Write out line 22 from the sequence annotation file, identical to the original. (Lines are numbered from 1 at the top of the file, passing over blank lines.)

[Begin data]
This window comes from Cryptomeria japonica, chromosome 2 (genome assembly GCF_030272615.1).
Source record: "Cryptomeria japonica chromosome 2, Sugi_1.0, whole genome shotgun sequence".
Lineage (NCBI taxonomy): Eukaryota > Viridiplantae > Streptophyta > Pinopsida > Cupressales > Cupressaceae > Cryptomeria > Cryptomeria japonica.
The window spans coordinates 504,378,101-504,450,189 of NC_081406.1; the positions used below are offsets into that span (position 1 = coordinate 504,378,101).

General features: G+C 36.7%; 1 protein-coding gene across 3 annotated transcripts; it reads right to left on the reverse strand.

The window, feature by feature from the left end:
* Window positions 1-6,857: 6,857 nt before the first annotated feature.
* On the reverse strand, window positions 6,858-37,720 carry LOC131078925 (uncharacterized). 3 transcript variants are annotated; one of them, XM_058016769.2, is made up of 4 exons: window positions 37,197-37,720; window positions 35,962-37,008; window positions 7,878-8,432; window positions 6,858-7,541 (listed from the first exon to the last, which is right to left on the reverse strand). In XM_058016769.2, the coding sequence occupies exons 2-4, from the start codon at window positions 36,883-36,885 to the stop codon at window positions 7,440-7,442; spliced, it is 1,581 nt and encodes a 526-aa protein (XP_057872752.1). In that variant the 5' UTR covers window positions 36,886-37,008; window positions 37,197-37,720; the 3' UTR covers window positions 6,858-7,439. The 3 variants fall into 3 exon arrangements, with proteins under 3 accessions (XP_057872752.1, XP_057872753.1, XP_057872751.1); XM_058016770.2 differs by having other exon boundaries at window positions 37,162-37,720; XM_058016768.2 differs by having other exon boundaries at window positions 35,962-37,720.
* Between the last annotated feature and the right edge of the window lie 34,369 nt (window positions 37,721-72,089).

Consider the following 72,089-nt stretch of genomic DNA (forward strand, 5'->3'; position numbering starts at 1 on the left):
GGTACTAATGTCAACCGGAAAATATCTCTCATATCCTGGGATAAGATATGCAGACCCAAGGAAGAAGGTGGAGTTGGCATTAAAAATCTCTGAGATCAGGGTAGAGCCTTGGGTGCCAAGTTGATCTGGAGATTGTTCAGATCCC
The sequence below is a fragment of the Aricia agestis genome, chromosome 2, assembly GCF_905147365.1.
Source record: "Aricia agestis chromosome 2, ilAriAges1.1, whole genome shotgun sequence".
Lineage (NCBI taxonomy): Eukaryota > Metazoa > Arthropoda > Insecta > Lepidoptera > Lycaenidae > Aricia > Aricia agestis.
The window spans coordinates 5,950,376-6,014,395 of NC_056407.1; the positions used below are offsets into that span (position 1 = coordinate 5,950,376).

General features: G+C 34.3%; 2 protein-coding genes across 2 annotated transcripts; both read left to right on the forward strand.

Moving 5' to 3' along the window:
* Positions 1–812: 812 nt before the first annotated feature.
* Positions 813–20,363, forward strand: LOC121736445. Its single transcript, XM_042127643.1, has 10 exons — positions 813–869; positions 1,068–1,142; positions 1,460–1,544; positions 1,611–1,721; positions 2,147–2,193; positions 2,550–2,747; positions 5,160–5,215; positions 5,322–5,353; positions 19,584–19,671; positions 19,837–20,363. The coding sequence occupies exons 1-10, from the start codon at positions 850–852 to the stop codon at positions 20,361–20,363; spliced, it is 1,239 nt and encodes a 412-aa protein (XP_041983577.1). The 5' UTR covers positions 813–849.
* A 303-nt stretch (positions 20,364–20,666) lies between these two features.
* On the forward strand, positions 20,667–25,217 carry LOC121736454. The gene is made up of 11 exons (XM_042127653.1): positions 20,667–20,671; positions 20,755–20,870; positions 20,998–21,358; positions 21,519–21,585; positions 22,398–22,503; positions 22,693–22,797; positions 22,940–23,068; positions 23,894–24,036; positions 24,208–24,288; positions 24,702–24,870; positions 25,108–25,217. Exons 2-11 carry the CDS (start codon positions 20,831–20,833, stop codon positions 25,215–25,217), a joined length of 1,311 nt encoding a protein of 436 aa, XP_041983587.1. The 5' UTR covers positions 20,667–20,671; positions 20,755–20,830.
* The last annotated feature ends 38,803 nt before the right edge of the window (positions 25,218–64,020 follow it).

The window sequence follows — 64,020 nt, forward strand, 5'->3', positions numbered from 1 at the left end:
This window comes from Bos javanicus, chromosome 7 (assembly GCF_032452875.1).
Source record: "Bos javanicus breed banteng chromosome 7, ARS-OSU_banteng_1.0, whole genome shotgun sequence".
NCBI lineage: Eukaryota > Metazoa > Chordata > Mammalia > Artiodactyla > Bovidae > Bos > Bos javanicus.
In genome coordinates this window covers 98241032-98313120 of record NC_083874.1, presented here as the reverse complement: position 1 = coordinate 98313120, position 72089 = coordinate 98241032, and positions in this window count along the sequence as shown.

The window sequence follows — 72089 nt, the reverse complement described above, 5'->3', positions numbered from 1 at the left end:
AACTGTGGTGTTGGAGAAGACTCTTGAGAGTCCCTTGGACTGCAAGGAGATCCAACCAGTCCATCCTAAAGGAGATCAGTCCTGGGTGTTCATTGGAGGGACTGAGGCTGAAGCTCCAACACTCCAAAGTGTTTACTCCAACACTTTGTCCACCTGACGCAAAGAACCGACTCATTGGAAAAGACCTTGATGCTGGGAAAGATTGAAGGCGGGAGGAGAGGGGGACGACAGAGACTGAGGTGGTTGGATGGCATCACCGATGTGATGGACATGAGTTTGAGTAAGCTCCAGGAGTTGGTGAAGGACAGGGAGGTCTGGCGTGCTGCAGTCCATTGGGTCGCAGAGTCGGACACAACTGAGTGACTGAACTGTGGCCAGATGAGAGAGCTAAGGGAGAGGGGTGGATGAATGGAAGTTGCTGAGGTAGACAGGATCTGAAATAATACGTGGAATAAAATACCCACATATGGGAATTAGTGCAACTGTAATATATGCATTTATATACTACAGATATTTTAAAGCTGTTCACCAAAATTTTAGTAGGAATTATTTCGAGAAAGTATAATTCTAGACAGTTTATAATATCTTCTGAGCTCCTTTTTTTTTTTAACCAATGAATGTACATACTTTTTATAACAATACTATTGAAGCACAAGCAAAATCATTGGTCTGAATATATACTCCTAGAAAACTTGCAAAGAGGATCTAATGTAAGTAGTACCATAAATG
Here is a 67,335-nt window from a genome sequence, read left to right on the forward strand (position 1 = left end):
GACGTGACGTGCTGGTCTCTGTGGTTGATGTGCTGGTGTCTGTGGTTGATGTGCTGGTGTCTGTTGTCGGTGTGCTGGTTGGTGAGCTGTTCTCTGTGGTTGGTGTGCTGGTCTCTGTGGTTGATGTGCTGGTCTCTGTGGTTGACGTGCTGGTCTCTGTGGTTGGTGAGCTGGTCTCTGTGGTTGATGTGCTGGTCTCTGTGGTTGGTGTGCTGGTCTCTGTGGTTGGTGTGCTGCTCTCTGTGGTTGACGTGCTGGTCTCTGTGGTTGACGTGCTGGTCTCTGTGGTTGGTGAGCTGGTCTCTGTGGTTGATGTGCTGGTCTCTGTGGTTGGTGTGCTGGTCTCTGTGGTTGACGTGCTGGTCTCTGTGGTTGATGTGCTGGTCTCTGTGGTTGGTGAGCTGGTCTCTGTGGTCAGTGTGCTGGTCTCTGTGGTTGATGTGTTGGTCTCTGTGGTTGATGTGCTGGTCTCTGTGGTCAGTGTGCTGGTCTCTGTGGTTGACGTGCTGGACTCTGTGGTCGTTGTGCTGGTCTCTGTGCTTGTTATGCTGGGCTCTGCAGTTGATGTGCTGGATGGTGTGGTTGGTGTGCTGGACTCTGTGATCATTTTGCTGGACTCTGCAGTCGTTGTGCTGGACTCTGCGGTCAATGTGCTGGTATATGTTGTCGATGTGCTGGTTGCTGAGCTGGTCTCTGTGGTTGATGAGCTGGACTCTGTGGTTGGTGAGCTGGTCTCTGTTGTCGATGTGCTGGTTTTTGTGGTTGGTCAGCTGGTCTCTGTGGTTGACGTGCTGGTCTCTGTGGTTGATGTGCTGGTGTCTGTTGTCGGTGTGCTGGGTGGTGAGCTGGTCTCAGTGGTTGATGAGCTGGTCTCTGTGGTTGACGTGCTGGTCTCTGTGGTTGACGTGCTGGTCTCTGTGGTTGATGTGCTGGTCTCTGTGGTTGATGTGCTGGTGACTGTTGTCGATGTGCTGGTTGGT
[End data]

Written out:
* The last annotated feature ends 38,803 nt before the right edge of the window (positions 25,218–64,020 follow it).